And there is of course the possibility that it might end up a useless pile of jibberish if the proposals are not well thought.

Sweden's finest (and perhaps only) collaborative, leftist e-newspaper Synapze.se

by A swedish kind of death on Tue Feb 21st, 2006 at 10:57:07 AM EST
[ Parent ]
The European Convention was established with 105 members, chaired by former French president Valéry Giscard d'Estaing. Its members were drawn from the national parliaments of member states and candidate countries, the European Parliament, the European Commission, and representatives of heads of state and government. The Convention met for the first time in February 2002, and met thereafter in plenary session once or twice per month. It deliberated in public in the European Parliament building in Brussels. (Wikipedia)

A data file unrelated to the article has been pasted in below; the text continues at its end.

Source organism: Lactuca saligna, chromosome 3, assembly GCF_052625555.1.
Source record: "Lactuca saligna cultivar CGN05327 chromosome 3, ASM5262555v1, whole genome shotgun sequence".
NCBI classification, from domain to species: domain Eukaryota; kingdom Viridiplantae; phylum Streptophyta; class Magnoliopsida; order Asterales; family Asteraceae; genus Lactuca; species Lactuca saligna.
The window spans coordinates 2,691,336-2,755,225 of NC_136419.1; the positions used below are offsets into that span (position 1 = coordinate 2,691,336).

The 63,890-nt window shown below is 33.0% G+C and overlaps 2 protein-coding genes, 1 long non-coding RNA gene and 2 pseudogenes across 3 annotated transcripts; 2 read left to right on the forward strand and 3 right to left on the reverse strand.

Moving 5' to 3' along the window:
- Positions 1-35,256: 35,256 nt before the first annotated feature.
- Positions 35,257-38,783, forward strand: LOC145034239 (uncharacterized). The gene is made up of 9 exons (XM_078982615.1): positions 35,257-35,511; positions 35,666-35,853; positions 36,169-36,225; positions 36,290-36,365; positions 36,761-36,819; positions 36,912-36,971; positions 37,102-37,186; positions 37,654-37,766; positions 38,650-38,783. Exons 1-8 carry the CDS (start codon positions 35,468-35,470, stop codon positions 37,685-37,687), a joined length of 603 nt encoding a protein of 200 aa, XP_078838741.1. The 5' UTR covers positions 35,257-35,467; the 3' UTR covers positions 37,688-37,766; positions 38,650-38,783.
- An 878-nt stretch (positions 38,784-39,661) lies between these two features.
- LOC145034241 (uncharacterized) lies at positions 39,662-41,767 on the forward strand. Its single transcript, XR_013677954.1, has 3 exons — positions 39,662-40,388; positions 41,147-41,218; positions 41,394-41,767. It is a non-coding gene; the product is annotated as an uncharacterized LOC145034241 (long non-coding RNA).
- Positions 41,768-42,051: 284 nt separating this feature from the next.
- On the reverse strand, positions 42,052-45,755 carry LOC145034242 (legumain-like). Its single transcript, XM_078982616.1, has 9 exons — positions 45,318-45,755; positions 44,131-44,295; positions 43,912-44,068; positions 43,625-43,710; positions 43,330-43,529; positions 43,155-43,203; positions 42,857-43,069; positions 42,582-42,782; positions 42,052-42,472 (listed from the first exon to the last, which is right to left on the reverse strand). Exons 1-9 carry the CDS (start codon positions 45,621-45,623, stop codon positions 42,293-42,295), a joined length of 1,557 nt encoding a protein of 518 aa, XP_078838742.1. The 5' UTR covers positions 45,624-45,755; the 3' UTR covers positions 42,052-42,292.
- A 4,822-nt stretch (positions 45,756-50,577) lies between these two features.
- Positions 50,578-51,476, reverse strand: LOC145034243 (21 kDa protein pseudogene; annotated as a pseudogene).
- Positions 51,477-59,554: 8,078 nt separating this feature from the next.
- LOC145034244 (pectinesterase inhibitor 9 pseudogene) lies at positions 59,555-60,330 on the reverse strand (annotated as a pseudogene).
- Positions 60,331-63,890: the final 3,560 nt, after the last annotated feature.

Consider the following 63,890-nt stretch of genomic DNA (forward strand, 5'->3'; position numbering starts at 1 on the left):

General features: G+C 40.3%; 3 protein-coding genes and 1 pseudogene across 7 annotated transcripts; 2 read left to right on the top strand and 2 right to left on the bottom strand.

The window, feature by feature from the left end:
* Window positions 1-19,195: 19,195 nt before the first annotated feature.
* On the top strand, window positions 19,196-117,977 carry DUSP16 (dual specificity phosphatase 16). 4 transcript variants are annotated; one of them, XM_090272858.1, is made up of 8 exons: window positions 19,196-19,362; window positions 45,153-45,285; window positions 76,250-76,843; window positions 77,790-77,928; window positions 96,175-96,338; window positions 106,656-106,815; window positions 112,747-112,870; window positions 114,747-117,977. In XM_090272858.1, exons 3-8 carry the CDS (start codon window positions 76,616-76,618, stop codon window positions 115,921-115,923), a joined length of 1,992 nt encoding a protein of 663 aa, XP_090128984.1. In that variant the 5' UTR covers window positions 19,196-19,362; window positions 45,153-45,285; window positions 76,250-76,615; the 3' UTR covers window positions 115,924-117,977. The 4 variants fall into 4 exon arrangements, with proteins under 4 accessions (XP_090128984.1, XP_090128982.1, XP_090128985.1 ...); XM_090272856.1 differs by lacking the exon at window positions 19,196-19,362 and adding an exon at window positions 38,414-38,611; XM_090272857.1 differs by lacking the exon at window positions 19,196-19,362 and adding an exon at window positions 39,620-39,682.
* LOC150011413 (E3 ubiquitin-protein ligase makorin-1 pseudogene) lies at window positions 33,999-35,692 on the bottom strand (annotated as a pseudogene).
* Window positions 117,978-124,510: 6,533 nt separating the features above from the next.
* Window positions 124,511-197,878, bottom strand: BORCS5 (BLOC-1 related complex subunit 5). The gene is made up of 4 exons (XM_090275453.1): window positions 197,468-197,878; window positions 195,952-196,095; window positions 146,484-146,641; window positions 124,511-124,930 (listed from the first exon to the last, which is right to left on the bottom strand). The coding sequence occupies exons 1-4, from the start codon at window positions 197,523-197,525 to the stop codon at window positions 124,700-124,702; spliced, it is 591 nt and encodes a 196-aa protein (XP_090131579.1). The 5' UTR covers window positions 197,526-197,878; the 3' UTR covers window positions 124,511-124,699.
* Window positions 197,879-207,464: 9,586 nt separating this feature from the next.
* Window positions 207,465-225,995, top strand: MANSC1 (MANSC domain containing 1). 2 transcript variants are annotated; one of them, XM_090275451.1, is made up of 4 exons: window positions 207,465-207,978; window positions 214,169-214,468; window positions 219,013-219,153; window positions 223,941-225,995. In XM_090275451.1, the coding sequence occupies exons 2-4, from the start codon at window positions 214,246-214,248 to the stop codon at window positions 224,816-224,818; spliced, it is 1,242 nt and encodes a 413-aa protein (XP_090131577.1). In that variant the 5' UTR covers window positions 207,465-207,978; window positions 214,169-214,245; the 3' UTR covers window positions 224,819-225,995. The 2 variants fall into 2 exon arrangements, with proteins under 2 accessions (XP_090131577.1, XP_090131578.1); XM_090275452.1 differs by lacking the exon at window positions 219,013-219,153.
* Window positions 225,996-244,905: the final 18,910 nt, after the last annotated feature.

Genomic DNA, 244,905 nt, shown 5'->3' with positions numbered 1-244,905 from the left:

by Colman (colman at eurotrib.com) on Tue Feb 21st, 2006 at 11:17:01 AM EST
[ Parent ]
The fault with the Giscard d'Estaing convention was that its members represented institutions not the peoples of Europe directly.

There should be a new convention, composed of directly elected representatives to produce a document to be submitted to the people directly for ratification. Neither the existing European institutions nor the national governments and parliaments should be involved at all, once the constitution making process has been agreed and started.

I know this is a novel idea. I believe it is called democracy.

by Gary J on Tue Feb 21st, 2006 at 11:49:23 AM EST
[ Parent ]
But you can't do that without referendums and parliamentary approvals. It's called democracy you see.